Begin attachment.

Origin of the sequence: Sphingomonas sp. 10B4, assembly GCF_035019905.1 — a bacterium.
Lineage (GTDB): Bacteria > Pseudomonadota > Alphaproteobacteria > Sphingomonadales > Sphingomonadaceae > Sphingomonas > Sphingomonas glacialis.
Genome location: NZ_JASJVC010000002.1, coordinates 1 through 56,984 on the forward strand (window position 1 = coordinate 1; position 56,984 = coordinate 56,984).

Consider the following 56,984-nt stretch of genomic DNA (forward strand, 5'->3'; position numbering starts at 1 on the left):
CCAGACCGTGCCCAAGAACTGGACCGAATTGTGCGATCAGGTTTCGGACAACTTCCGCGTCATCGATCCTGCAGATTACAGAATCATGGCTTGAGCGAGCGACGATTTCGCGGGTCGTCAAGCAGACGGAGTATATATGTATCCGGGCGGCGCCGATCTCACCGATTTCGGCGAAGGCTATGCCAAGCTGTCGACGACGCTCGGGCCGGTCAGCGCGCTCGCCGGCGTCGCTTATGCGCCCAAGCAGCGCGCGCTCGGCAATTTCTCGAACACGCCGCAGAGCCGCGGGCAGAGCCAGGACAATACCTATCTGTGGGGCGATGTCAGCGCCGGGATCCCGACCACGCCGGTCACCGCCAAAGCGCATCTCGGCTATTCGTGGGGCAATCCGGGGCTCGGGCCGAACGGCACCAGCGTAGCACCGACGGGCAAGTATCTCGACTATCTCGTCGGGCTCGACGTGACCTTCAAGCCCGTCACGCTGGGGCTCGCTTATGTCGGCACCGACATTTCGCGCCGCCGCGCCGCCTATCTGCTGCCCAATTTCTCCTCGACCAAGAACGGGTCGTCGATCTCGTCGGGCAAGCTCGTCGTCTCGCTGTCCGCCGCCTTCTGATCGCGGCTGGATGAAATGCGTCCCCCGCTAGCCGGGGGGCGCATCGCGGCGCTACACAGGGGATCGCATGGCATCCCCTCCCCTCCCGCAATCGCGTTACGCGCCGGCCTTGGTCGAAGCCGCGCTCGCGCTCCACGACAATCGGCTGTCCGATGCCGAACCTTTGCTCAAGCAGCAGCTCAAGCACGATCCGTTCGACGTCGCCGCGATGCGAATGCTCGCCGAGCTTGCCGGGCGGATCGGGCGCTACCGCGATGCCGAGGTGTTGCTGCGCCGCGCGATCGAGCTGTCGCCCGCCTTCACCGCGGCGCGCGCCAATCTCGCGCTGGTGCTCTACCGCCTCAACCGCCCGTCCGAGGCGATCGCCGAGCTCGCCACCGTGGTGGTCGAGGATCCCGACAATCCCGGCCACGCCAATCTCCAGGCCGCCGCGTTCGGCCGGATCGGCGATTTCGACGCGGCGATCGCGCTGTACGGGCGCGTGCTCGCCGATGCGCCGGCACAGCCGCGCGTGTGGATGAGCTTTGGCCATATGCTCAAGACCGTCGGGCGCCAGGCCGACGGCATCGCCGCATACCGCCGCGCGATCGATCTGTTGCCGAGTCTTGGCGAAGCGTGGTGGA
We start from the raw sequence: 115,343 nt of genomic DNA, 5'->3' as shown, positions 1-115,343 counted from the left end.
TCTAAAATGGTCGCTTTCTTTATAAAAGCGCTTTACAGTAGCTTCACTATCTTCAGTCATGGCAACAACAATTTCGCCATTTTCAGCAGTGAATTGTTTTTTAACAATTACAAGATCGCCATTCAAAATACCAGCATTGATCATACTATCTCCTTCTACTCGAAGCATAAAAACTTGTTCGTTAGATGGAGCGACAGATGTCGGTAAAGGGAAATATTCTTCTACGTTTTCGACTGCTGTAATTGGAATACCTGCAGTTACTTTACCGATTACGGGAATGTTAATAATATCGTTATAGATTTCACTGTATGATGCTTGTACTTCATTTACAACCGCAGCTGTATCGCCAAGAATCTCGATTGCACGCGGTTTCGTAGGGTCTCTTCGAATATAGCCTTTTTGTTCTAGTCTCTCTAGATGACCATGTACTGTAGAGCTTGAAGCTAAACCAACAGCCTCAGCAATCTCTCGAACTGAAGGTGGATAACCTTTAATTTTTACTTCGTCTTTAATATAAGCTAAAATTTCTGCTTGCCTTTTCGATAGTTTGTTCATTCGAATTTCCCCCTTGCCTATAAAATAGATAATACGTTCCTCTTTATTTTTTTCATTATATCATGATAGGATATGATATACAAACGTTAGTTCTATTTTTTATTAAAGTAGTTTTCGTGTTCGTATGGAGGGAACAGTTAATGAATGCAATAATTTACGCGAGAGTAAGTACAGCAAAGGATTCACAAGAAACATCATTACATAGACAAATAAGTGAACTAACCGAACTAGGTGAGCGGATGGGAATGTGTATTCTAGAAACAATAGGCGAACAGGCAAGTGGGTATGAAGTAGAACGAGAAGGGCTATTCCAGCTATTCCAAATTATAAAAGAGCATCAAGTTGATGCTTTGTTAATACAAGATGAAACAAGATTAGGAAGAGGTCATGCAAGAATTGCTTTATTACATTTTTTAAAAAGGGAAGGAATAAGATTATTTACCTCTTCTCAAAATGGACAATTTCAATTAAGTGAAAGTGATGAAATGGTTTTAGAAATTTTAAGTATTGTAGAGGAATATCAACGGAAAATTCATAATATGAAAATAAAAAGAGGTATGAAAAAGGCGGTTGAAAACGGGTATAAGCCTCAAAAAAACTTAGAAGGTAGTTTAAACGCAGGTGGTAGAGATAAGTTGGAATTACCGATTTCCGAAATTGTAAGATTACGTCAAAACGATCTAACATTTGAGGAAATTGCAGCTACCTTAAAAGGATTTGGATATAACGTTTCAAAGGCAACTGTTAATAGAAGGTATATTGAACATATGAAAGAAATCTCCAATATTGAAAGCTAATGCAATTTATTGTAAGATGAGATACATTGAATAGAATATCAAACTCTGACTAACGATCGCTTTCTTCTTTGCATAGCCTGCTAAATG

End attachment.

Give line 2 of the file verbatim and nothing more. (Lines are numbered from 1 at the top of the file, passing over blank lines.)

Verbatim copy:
Lineage (GTDB): Bacteria > Pseudomonadota > Alphaproteobacteria > Sphingomonadales > Sphingomonadaceae > Sphingomonas > Sphingomonas glacialis.